Jun 15 2012
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Egyptians vote amid confusion, disappointment
Friday, Jun 15, 2012
Cairo: Stung by a court ruling dissolving their five-month-old parliament, Egypt’s Islamists are throwing their weight behind Mohammad Mursi, the Muslim Brotherhood’s presidential candidate. Mursi is fighting in the Saturday-Sunday runoffs against Ahmad Shafiq, the last premier in the deposed regime of Hosni Mubarak.
Egypt’s highest court on Thursday also ruled that Shafiq is legal to stand after declaring as unconstitutional a law barring Mubarak-era officials from running for public office.
“The 51 million Egyptians who have the right to vote will protest (keeping Shafiq in the race) at the ballot box,” said Essam Al Erian, a Brotherhood official and a lawmaker in the disbanded legislature. “I’m sure the Egyptians will support the candidate of the revolution whom Mubarak detained at the climax of the revolution,” he told Gulf News.
However, Shafiq, an ex-army general, has accused on several occasions this group, banned and oppressed under Mubarak, of seeking to establish a theology in Egypt and pursuing discrimination against the Christian minority.
Salafists or ultra-conservative Muslims, who held 26 per cent of the parliamentary seats, were quick to voice anger at the rulings and renew support for Mursi.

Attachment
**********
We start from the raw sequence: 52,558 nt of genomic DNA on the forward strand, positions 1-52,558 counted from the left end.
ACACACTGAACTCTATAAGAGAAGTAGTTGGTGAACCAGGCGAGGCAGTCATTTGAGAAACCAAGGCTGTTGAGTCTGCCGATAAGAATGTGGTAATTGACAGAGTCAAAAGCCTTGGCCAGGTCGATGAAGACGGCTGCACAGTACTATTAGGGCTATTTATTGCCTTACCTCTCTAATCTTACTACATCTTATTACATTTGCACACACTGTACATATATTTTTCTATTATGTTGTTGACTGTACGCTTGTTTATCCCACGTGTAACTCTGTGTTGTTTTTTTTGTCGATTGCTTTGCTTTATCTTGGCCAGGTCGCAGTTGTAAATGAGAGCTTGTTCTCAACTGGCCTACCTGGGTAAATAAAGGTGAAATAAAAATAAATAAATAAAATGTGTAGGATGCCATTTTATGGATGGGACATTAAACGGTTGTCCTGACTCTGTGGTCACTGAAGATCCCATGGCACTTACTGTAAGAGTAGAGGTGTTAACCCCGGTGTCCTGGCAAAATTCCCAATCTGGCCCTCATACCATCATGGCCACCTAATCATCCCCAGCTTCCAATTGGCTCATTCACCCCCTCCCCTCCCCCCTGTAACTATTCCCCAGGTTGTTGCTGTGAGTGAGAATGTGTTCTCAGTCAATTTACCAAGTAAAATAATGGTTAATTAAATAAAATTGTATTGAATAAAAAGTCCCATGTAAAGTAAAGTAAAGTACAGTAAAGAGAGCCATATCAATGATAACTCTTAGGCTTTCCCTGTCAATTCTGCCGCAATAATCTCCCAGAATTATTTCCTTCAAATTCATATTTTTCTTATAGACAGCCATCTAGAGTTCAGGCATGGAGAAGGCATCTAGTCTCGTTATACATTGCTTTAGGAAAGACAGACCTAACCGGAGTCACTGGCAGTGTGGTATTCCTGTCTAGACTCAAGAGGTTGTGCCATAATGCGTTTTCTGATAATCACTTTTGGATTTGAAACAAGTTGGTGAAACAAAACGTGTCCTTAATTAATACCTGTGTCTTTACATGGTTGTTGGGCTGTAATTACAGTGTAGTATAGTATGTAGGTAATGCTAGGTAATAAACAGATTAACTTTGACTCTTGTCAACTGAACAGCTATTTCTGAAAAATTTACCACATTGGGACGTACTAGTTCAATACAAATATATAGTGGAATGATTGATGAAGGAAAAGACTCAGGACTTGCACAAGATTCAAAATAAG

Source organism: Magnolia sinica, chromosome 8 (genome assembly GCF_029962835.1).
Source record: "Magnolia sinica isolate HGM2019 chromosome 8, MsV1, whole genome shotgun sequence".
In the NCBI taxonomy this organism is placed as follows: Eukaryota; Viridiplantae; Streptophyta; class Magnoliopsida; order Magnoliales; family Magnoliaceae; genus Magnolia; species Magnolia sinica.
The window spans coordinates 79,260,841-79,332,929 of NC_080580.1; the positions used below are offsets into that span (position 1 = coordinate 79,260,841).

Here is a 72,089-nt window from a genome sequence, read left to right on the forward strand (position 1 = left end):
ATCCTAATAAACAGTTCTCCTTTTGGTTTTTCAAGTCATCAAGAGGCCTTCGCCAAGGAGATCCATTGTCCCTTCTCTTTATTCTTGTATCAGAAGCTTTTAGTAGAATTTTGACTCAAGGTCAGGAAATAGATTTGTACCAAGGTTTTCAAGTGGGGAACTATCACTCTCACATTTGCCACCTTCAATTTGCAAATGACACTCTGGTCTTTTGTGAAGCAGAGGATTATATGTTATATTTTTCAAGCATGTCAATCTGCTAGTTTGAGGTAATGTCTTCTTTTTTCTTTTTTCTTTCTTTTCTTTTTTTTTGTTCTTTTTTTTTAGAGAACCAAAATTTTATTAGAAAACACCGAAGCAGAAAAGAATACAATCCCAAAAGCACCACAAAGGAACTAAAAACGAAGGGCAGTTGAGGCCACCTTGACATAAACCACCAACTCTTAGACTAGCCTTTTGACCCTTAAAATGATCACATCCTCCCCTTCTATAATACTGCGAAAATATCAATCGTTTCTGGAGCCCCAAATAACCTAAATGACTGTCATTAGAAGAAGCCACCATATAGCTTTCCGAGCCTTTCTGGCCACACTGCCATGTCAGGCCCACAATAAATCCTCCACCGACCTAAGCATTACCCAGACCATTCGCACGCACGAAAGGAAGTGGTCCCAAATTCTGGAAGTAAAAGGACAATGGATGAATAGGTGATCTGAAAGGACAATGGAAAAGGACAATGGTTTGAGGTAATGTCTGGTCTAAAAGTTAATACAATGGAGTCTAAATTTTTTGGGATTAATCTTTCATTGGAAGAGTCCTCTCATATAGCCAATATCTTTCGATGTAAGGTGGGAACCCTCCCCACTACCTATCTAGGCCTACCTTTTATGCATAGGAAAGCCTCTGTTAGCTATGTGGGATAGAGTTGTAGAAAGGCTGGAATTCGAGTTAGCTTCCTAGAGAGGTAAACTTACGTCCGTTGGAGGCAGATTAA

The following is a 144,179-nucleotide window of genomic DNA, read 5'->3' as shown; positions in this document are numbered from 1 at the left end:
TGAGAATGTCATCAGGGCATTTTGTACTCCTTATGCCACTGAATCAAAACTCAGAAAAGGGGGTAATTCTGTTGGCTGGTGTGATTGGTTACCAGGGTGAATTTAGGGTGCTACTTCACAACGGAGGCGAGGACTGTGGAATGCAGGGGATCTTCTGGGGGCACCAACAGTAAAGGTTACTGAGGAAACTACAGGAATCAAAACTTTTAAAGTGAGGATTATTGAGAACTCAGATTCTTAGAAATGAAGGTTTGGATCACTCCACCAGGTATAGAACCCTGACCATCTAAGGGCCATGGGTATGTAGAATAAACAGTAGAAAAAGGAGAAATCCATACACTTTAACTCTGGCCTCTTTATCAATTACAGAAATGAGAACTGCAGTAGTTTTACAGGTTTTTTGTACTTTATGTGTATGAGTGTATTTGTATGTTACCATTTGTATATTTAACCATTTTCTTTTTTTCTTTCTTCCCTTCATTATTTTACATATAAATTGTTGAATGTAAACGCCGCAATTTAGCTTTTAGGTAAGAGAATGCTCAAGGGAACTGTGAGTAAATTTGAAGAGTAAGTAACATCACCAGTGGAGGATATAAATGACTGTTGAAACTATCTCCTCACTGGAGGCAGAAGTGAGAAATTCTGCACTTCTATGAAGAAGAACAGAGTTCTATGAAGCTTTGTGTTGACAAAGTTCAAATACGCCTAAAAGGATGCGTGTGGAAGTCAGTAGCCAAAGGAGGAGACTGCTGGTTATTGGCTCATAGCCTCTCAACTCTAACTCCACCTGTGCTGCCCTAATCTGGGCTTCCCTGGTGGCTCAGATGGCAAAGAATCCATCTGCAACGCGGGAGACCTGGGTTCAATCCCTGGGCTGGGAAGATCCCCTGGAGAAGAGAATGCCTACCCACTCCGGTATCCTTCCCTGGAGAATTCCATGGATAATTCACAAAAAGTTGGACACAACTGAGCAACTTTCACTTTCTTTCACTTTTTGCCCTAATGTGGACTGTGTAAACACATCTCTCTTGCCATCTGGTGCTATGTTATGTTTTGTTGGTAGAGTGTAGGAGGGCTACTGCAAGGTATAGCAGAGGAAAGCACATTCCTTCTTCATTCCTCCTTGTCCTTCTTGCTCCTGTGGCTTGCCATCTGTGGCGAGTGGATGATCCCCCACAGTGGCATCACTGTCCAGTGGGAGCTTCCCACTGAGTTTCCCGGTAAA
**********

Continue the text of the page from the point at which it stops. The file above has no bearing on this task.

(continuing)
“These (court) decisions have disappointed the Egyptians who elected the parliament, which was the first since the revolution,” said Ahmad Khalil, an MP for the Salafist Nour Party. “I expect laws hostile to the revolution to be passed in the absence of the parliament. Now it is the duty of all Egyptians to prevent this by voting for Dr Mursi.”
Likewise, the Jamaa Islami (an ultra-conservative Islamist group) yesteriday urged Egyptians to vote en masse for Mursi “to ensure he will score a landslide that will abort any attempt for vote fraud”.
“Everyone should use peaceful ways to stop attempts to hijack the revolution and avoid violence that can thrust the country into a dark tunnel,” added the group in a statement.
Shafiq’s opponents see him as a Mubarak’s loyalist and will revive oppressive methods of the former regime if he becomes president.
The military generals, who have been governing Egypt since Mubarak’s ouster, will have the legislative power until a new parliament is elected. No date has been set for the polls, according to legal experts.
The military previously pledged to hand over power to an elected civilian administration by the end of June, which seems unlikely now, they said.
“The Muslim Brotherhood is to blame for all of this,” said MP Khaled Shaaban from the liberal Egyptian Party. “The group was obsessed with monopolising the political scene in Egypt,” he added.
A rise of Islamists in post-Mubarak Egypt has triggered fears among Christians and secularists about possible curbs on freedoms.
By Ramadan Al Sherbini Correspondent
© Gulf News 2012. All rights reserved.
© Copyright Zawya. All Rights Reserved.
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